Complex Analysis problem

1. Jan 12, 2014

1. The problem statement, all variables and given/known data
Let a continuous function $f:\mathbb{C}\rightarrow\mathbb{C}$ satisfy $|f(\mathbb{C})|\rightarrow\infty$ as $|z|\rightarrow\infty$ and let $f(\mathbb{C})$ be an open set. Then $f(\mathbb{C})=\mathbb{C}$.

3. The attempt at a solution
Suppose for contradiction that $G=f(\mathbb{C})\not=\mathbb{C}$. Then $G\subset\mathbb{C}$ so $\partial G\cap\mathbb{C}\not=\emptyset$. (This fact was proved in class.)

The professor gave a hint that I should be using Bolzano-Weierstrauss and the fact that if $f$ is a continuous function and $z_{n}\rightarrow z$ then $f(z_{n})\rightarrow f(z)$. I started by contradiction because that was the hint in the book but I can't see how to incorporate the professor's hint.

2. Jan 12, 2014

Dick

Ok, suppose the boundary of $f(\mathbb{C})$ is not empty. Then pick a point $z_0$ in the boundary. Then there is a sequence $z_n$ such that $f(z_n) \rightarrow z_0$, right? Now can you see that $|f(z)|\rightarrow\infty$ as $|z|\rightarrow\infty$ means $z_n$ must be a bounded sequence? Apply Bolzano-Weierstrass from there.

3. Jan 13, 2014

By Bolzano-Weierstrauss, there exists a convergent subsequence of $z_{n}$,$z_{n_{k}}$ which converges to some $z\in\mathbb{C}$. Then since $f$ is continuous, $f(z_{n_{k}})\rightarrow f(z)=z_{0}$.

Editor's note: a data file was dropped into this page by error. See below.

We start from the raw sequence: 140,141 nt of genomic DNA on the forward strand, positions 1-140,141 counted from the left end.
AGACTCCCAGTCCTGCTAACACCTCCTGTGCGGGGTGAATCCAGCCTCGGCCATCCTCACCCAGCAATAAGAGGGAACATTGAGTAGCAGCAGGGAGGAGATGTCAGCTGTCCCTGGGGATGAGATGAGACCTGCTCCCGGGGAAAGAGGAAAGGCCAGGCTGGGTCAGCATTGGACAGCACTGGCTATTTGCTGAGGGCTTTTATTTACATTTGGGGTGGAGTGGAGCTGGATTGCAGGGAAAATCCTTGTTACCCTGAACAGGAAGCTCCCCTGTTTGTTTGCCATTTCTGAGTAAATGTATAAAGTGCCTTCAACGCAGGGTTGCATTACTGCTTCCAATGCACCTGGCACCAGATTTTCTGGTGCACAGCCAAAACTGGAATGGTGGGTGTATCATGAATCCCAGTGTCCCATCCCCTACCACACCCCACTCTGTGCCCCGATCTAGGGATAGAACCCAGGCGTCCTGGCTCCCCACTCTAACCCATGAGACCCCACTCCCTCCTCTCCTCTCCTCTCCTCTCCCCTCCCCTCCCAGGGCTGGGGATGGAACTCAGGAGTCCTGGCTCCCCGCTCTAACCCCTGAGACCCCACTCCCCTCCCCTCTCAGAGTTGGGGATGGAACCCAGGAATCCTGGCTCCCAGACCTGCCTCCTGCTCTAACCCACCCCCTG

I am not sure how to proceed. I keep thinking that the goal is to derive a contradiction by showing that $\partial G\cup\mathbb{C}=\emptyset$. I think the problem is that I can't picture what I am trying to show in my head. How would you recommend going about picturing this?

4. Jan 13, 2014

shortydeb

Suppose x is a complex number, and not in f(C). Let M > |x|. Then there exists N such that if |z| > N, then |f(z)| > M. The set {y: |y| ≤ N} is compact.

Edit: x is either a limit point of f(C), or it isn't. If it's not, choose M so that the open ball with radius M centered at (0,0) contains the closure of the open ball with radius r centered at x, such that every open ball centered at x with radius greater than r contains a point in f(C), and the open ball with radius r centered at x contains no points in f(C).

Last edited: Jan 13, 2014
5. Jan 13, 2014

Dick

$f(z)=z_0$ mean $z_0$ is in $f(\mathbb{C})$. Can an element of an open set also belong to the boundary? Think about definitions.

6. Jan 13, 2014

Ah! Then since $z_{0}$ is contained in $f(\mathbb{C})$, this is a contradiction because $G$ does not contain its boundary. If it did then $G$ would also have to be closed and the only sets which are both open and closed in $\mathbb{C}$ are $\emptyset$ and $\mathbb{C}$ but since $G$ contains $z_{0}$, $G$ must be the entirety of $\mathbb{C}$.

7. Jan 13, 2014

Dick

Yes, that's it. The real trick is the argument that the $z_n$ must be bounded. That's how you use the limit property.

Last edited: Jan 13, 2014